“It is lavender,” Aron told Sid, “This is what they were smelling of.” Sid had never seen lavender before in his life, but knew the name of the flower from books.
“They must have been carrying more of this,” Sid thought aloud to account for the smell, “In those huge backpacks.”
“That much lavender must cost a lot,” said Aron, “Hey, they even transported it without paying anything. They duped us with the singing.” He started laughing.
Sid was laughing too, “Don’t worry, they are going back with us, so you better take care not to become enthralled by her this time around.”
Aron was thinking, “Remember how they were in such a hurry to leave. They must be delivering a fresh crop of lavender.”
Soon however they put the couple away from their thoughts and got down to the business of unloading and arranging to transport the load to the buyer who would turn the grain to flour. It was a lot of work for the two friends, but in the end it went well. Their work was finished the same evening, so they had two nights to spend in the western big city. As they walked out of the grain merchant’s warehouse, they faced a street full of eateries of different shapes, sizes and aromas. They ordered pulao, biryani, and cheese paranthas; masala chaas and gulab jamun.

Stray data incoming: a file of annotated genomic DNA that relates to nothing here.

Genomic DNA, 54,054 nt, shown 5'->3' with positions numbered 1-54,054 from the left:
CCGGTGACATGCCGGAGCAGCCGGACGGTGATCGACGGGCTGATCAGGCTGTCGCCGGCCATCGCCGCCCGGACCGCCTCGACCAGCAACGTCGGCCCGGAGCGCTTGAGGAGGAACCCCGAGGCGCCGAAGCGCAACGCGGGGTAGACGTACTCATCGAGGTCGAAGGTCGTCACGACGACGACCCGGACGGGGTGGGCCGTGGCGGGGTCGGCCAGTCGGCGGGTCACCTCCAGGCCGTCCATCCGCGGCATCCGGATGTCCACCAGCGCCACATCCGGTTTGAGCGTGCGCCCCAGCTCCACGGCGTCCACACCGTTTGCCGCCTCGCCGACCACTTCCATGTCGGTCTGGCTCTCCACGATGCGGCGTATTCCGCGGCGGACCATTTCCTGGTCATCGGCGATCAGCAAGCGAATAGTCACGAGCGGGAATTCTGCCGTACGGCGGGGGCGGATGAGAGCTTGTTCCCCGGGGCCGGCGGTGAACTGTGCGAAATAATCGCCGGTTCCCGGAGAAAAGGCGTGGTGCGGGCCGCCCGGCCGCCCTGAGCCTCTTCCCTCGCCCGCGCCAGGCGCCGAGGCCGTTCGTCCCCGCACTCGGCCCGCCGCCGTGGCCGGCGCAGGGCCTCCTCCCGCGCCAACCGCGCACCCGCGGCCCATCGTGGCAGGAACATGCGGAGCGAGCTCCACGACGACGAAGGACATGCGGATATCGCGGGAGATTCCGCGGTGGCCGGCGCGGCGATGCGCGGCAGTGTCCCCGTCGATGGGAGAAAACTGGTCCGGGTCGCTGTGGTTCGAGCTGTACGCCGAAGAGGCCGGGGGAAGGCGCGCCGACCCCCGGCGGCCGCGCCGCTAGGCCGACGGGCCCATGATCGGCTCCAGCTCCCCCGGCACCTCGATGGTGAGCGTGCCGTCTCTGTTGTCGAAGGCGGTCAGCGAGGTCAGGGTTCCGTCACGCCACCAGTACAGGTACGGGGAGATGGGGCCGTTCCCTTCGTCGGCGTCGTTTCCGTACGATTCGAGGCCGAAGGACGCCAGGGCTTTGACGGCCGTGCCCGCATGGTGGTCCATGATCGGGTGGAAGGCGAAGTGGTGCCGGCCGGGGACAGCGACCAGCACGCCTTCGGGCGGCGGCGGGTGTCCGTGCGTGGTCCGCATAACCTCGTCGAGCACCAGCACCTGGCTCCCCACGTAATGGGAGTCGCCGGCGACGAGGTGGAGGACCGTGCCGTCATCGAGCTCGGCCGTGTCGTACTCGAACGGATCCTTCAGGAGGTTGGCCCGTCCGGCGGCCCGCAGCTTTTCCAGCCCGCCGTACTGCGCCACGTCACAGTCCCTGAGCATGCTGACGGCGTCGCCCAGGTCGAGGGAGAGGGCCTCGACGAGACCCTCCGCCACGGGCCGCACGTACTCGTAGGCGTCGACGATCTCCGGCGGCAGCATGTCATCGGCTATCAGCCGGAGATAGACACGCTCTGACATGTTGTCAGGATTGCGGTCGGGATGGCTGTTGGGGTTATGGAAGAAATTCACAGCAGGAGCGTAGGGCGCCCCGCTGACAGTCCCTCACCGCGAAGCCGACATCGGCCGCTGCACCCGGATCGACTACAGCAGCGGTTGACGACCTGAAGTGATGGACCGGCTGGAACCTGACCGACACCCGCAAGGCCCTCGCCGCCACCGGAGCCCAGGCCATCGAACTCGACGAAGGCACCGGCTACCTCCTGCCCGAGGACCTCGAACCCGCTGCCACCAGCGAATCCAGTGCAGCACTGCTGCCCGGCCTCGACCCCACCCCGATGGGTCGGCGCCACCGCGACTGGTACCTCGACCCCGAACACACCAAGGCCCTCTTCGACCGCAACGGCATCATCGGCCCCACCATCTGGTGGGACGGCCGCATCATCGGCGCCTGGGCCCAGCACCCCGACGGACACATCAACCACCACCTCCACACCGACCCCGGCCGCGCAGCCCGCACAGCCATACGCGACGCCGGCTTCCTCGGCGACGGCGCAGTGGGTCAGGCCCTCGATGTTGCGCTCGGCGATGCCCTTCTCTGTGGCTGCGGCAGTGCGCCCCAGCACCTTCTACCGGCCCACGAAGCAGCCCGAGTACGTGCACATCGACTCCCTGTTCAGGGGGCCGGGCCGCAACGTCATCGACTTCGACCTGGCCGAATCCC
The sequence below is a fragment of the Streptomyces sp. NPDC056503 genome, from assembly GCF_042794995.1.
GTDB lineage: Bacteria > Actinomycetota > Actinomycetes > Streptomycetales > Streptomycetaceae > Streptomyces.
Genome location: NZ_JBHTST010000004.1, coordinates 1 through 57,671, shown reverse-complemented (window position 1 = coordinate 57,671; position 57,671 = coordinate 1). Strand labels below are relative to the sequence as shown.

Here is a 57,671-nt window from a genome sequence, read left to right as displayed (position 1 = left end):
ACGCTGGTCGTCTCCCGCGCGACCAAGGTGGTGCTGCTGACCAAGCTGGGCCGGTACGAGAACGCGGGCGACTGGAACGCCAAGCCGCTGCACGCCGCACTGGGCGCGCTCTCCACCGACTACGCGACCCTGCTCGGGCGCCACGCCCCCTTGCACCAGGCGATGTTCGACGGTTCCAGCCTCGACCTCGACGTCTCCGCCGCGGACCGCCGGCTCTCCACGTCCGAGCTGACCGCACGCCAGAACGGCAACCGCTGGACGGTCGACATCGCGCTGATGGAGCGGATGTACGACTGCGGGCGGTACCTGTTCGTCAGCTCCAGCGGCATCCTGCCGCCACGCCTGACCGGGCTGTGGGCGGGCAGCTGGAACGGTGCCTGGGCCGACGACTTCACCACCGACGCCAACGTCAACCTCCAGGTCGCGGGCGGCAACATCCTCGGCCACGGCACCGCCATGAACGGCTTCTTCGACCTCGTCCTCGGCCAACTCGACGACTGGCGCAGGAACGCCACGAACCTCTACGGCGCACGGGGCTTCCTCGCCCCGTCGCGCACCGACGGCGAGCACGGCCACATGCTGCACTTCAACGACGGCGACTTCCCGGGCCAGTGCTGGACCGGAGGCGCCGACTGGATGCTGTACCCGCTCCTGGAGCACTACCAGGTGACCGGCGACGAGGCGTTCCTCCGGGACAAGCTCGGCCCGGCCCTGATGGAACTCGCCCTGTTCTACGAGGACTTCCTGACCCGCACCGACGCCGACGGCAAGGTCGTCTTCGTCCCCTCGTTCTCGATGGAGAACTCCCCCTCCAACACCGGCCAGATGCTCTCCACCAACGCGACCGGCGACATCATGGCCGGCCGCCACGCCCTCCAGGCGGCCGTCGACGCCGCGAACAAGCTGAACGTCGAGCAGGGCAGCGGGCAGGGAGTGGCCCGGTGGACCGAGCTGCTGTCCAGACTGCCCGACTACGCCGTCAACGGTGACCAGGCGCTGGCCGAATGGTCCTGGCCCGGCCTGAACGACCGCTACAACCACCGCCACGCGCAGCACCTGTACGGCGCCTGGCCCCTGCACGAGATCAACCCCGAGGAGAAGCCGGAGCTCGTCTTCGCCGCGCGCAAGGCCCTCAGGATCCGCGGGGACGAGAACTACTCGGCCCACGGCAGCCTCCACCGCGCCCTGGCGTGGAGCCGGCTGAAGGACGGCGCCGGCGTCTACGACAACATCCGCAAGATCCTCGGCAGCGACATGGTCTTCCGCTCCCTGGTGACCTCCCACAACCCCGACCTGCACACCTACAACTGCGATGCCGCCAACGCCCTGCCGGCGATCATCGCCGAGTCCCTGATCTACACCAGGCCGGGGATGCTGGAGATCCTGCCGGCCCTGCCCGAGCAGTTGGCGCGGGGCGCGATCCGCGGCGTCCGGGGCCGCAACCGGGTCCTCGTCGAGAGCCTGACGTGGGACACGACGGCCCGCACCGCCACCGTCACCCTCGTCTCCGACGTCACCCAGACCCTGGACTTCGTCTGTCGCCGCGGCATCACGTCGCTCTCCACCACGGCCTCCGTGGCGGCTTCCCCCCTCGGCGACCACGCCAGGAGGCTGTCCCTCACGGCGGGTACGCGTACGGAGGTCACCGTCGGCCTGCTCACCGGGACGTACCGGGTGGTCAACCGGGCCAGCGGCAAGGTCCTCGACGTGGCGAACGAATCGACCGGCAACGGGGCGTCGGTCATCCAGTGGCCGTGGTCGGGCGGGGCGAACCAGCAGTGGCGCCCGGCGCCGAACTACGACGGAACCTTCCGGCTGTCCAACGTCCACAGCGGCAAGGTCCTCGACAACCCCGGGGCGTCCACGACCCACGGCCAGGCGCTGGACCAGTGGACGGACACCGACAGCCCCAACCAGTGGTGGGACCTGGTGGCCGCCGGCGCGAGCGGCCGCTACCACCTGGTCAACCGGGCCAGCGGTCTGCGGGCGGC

The flavors were spicy and the biryani seemed especially pungent to Sid, who was more used to eating food cooked by his mother at home in the village, or the simple fare that he himself could prepare at his place in the town. He found the chaas, which was only buttermilk with added flavors, to be a soothing drink.
After they paid for their meal, there was a commotion outside. Though the big city was always bustling, the buzz was unusual enough and the cashier at the eatery left his counter and went out to watch. Coming out Sid saw two stout policemen escorting a lean young man. It was more like they were dragging him along, with one of the cops firmly clasping the left arm of the unfortunate fellow while the other cop held the end of a thick rope which was tightly wound to the wrist of the man.
The three passed right outside the eatery. The prisoner looked at them and then away as he went. Sid gasped quietly as Aron put a heavy hand on his shoulder. Between the two policemen walked Dara who had traveled with them to the town. There was no sign of Maya.
To be continued…